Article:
Comprehensive insight on staging biliary tract cancers followed by an overview of molecular testing and targetable clinicopathologic features.
Milind Javle, MD: While we are on the topic of cancer and the extent, surgeons stage them better than anyone else, Flavio. We often see them in the locally advanced in metastatic stage. Could you briefly touch on the staging of these different cancers from a high level?
Flavio G. Rocha, MD, FACS, FSSO: Thank you, Milind. I’ll echo what Mark was saying. Colon cancer metastatic to the liver, which is something else that I treat, is much more common than intrahepatic cholangiocarcinoma, so we do have to do our due diligence to exclude a GI [gastrointestinal] source. As far as staging, surgeons are very visual people. Cross-sexual imaging is key for staging and preoperative planning. Typically, a high-quality multiphase CT is what we rely on because we want to see what the extent in the liver is and what the relationship to vascular structures might be. Of course, for preoperative planning purposes, how much liver can we leave behind? The other important piece for hilar cholangiocarcinoma specifically is looking at the extent of biliary involvement, because these tumors tend to be at the confluence. We must make a decision as a surgeon whether we’re going to go to the right or left, or to take out the liver. We want to have high-quality imaging via MRCP [magnetic resonance cholangiopancreatography] if possible. If that’s not conclusive, then that’s when we rely on direct cholangiography to get a good image.
Those are the things we probably use most frequently. There are some preoperative classification systems, so the bismuth chelate is probably the 1 that most people are familiar with. It looks at the up-and-down extent. Think about the bile duct, but that’s only 1 dimension. We know cancers don’t grow in 1 dimension; they grow in 3 dimensions. More recently, we adopted the Blumgart staging system for hilar cholangiocarcinoma, so we look at both the biliary involvement as well as the extent of vascular involvement to determine resectability. That’s how we determine the staging. Certainly, once the pathology is out, then we tend to follow the AJCC [American Joint Committee on Cancer] guidelines. Those have been recently updated in the eighth edition [of the Cancer Staging Manual]. It was nice to see that intrahepatic cholangiocarcinoma was split out from paracellular carcinoma, and we have some guidelines about the lymph nodes and their significance as well.
Milind Javle, MD: Mark, there’s been so much excitement about targeted therapy in cholangiocarcinoma. There’s so much focus on immunotherapy in biliary tract cancer. Could you highlight a little about the various pathways that are of interest? Then is this a hot tumor or a cold tumor? Is this tumor immuno-responsive or is it not immuno-responsive? How do you judge all these things in the clinic?
Mark Yarchoan, MD: This is such an important topic, so thanks for giving me the chance to answer. My recommendation for medical oncologists who don’t treat this cancer all day is that all these patients should absolutely get molecular testing done. In particular, molecular testing that includes not just DNA but also RNA is very helpful because these tumors often have rearrangements or other alterations that happen at the RNA level that can be missed with DNA sequencing. The joke that I tell our oncology fellows is that cholangiocarcinoma is the lung cancer of the GI oncologist, and a huge percentage of these patients have something actionable that you find if you order molecular subtyping. How often is it? About a third of patients have some alterations, some pathway that can be targeted as standard of care. I’m not talking about something on a clinical trial. I mean standard pathway with an FDA-approved or NCCN [National Comprehensive Cancer Network]–recommended agent.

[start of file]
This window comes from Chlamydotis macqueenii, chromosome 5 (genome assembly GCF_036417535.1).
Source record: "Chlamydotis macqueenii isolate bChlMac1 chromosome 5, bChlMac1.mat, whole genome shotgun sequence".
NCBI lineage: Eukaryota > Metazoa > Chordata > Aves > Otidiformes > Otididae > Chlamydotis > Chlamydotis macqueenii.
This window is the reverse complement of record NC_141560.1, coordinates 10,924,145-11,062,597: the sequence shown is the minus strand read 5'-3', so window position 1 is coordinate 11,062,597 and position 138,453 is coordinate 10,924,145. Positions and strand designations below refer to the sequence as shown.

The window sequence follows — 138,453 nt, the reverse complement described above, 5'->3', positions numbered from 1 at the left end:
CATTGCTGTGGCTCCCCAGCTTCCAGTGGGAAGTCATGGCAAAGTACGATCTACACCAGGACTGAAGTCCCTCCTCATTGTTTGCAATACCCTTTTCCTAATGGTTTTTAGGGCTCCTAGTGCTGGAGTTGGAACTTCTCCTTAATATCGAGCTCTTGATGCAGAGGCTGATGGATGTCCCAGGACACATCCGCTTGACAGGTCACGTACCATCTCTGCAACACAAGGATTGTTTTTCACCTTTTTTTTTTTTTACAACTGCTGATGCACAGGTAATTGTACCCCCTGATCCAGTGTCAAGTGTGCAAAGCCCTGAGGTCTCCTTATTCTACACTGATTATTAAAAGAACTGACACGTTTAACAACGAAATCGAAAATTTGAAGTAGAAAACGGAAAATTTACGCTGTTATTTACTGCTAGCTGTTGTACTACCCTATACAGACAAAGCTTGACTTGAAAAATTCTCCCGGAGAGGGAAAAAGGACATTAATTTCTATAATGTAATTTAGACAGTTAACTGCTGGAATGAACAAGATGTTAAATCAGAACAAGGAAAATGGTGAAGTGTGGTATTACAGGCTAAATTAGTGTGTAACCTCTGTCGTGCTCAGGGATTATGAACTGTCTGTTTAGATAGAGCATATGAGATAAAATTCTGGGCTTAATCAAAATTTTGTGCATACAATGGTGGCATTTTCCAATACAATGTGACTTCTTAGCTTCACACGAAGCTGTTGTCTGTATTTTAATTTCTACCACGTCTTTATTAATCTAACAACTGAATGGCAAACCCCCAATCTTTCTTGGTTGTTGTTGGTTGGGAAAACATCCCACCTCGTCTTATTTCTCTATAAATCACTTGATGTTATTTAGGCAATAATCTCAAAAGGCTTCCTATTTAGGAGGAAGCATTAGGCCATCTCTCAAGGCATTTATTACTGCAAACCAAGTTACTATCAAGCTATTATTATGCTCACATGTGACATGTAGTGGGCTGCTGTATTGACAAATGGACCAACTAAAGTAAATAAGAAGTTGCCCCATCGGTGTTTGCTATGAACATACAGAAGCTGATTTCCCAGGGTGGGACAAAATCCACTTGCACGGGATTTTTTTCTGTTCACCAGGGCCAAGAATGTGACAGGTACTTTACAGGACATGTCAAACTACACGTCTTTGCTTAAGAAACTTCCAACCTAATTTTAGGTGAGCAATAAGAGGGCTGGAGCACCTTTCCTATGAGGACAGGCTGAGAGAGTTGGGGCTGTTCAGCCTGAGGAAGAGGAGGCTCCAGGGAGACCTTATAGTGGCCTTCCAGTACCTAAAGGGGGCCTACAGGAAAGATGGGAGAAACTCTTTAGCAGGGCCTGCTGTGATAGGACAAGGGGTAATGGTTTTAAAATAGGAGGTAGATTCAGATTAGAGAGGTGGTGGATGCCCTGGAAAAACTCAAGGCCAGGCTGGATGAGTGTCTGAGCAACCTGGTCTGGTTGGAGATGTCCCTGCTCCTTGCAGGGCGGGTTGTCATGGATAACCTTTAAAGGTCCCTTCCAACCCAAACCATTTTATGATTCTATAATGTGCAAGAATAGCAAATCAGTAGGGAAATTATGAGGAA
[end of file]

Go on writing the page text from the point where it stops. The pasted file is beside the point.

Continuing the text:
What pathways are we talking about? For the first time, we have drugs approved for cholangiocarcinoma that target FGFR2 fusions or rearrangements. Milind was instrumental in developing some of these drugs. This is found in about 15% of patients with intrahepatic cholangiocarcinoma, so it’s not extrahepatic. It’s intrahepatic cholangiocarcinoma. We have 3 drugs—pemigatinib, infigratinib, and likely futibatinib very soon—that can be used to target this. IDH1 mutations are also common in intrahepatic cholangiocarcinoma. We have itacitinib, which can prolong PFS [progression-free survival] in the subgroup of patients. You never know what you’re going to find. You find mismatch repair deficiency, high TMB [tumor mutational burden], and NTRK or BRAF V600E mutations. HER2 [human epidermal growth factor receptor 2] is quite common, particularly in extrahepatic cholangiocarcinoma and gallbladder cancer. You never know what you’re going to find until you order the testing, and it’s critical that patients get this done.
I think there was a second part to your question, about immunotherapy for cholangiocarcinoma. I’m sure we’ll be talking about this in more detail, but in general, unfortunately, biliary tract cancers tend to be relatively immune resistant. The response rate to anti–PD-1 or anti–PD-L1 therapy in unselected populations of biliary tract cancer is in a range of 5% to 10% if you look at the totality of all the data. Some studies are a little higher, some a little lower. If you were to subtract the patients who have mismatch repair deficiency or high TMB, the response rate would likely be even lower than that. This is an immune-resistant tumor type. Part of the reason why the interest in immunotherapy is in combination with other agents is because the activity isn’t high enough as a single agent.
Transcript edited for clarity.